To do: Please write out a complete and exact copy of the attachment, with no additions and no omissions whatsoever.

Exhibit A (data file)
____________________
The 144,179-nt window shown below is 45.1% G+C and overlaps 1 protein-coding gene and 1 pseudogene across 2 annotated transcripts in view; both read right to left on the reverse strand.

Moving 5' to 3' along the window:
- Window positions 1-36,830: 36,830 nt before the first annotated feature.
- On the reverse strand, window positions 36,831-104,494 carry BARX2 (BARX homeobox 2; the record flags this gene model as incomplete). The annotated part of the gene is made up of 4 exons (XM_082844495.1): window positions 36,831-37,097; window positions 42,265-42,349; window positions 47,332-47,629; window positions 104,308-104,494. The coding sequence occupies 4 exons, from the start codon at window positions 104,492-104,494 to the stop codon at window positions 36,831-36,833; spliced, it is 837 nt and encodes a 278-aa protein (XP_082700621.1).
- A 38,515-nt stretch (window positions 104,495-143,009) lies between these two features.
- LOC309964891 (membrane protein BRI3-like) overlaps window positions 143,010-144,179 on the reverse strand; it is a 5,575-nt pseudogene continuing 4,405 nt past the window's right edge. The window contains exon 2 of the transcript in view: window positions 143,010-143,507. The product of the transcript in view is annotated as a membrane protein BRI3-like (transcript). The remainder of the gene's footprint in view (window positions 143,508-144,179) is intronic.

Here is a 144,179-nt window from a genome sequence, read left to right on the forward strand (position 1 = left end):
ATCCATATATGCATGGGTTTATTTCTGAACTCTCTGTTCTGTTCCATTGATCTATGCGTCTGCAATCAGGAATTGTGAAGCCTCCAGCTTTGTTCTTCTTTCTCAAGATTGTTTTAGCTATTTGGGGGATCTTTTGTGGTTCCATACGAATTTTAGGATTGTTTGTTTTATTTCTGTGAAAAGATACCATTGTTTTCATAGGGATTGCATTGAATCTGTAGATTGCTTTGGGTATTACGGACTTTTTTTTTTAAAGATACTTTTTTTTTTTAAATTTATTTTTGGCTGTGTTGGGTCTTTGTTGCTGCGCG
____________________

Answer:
The 144,179-nt window shown below is 45.1% G+C and overlaps 1 protein-coding gene and 1 pseudogene across 2 annotated transcripts in view; both read right to left on the reverse strand.

Moving 5' to 3' along the window:
- Window positions 1-36,830: 36,830 nt before the first annotated feature.
- On the reverse strand, window positions 36,831-104,494 carry BARX2 (BARX homeobox 2; the record flags this gene model as incomplete). The annotated part of the gene is made up of 4 exons (XM_082844495.1): window positions 36,831-37,097; window positions 42,265-42,349; window positions 47,332-47,629; window positions 104,308-104,494. The coding sequence occupies 4 exons, from the start codon at window positions 104,492-104,494 to the stop codon at window positions 36,831-36,833; spliced, it is 837 nt and encodes a 278-aa protein (XP_082700621.1).
- A 38,515-nt stretch (window positions 104,495-143,009) lies between these two features.
- LOC309964891 (membrane protein BRI3-like) overlaps window positions 143,010-144,179 on the reverse strand; it is a 5,575-nt pseudogene continuing 4,405 nt past the window's right edge. The window contains exon 2 of the transcript in view: window positions 143,010-143,507. The product of the transcript in view is annotated as a membrane protein BRI3-like (transcript). The remainder of the gene's footprint in view (window positions 143,508-144,179) is intronic.

Here is a 144,179-nt window from a genome sequence, read left to right on the forward strand (position 1 = left end):
ATCCATATATGCATGGGTTTATTTCTGAACTCTCTGTTCTGTTCCATTGATCTATGCGTCTGCAATCAGGAATTGTGAAGCCTCCAGCTTTGTTCTTCTTTCTCAAGATTGTTTTAGCTATTTGGGGGATCTTTTGTGGTTCCATACGAATTTTAGGATTGTTTGTTTTATTTCTGTGAAAAGATACCATTGTTTTCATAGGGATTGCATTGAATCTGTAGATTGCTTTGGGTATTACGGACTTTTTTTTTTAAAGATACTTTTTTTTTTTAAATTTATTTTTGGCTGTGTTGGGTCTTTGTTGCTGCGCG